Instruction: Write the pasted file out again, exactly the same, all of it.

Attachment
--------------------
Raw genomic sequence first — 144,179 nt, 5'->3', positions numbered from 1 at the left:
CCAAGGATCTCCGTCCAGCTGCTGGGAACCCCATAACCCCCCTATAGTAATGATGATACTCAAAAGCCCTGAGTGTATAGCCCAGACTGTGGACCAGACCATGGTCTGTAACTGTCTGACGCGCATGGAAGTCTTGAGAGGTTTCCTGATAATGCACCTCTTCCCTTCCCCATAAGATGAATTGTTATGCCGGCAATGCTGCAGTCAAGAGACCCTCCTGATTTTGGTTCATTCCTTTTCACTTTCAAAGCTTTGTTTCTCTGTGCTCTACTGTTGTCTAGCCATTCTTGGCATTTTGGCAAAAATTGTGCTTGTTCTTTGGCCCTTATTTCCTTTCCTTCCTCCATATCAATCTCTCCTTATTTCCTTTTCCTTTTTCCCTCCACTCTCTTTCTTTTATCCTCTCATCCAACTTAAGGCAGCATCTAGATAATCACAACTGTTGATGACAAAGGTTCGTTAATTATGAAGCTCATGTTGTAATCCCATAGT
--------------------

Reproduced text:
Raw genomic sequence first — 144,179 nt, 5'->3', positions numbered from 1 at the left:
CCAAGGATCTCCGTCCAGCTGCTGGGAACCCCATAACCCCCCTATAGTAATGATGATACTCAAAAGCCCTGAGTGTATAGCCCAGACTGTGGACCAGACCATGGTCTGTAACTGTCTGACGCGCATGGAAGTCTTGAGAGGTTTCCTGATAATGCACCTCTTCCCTTCCCCATAAGATGAATTGTTATGCCGGCAATGCTGCAGTCAAGAGACCCTCCTGATTTTGGTTCATTCCTTTTCACTTTCAAAGCTTTGTTTCTCTGTGCTCTACTGTTGTCTAGCCATTCTTGGCATTTTGGCAAAAATTGTGCTTGTTCTTTGGCCCTTATTTCCTTTCCTTCCTCCATATCAATCTCTCCTTATTTCCTTTTCCTTTTTCCCTCCACTCTCTTTCTTTTATCCTCTCATCCAACTTAAGGCAGCATCTAGATAATCACAACTGTTGATGACAAAGGTTCGTTAATTATGAAGCTCATGTTGTAATCCCATAGT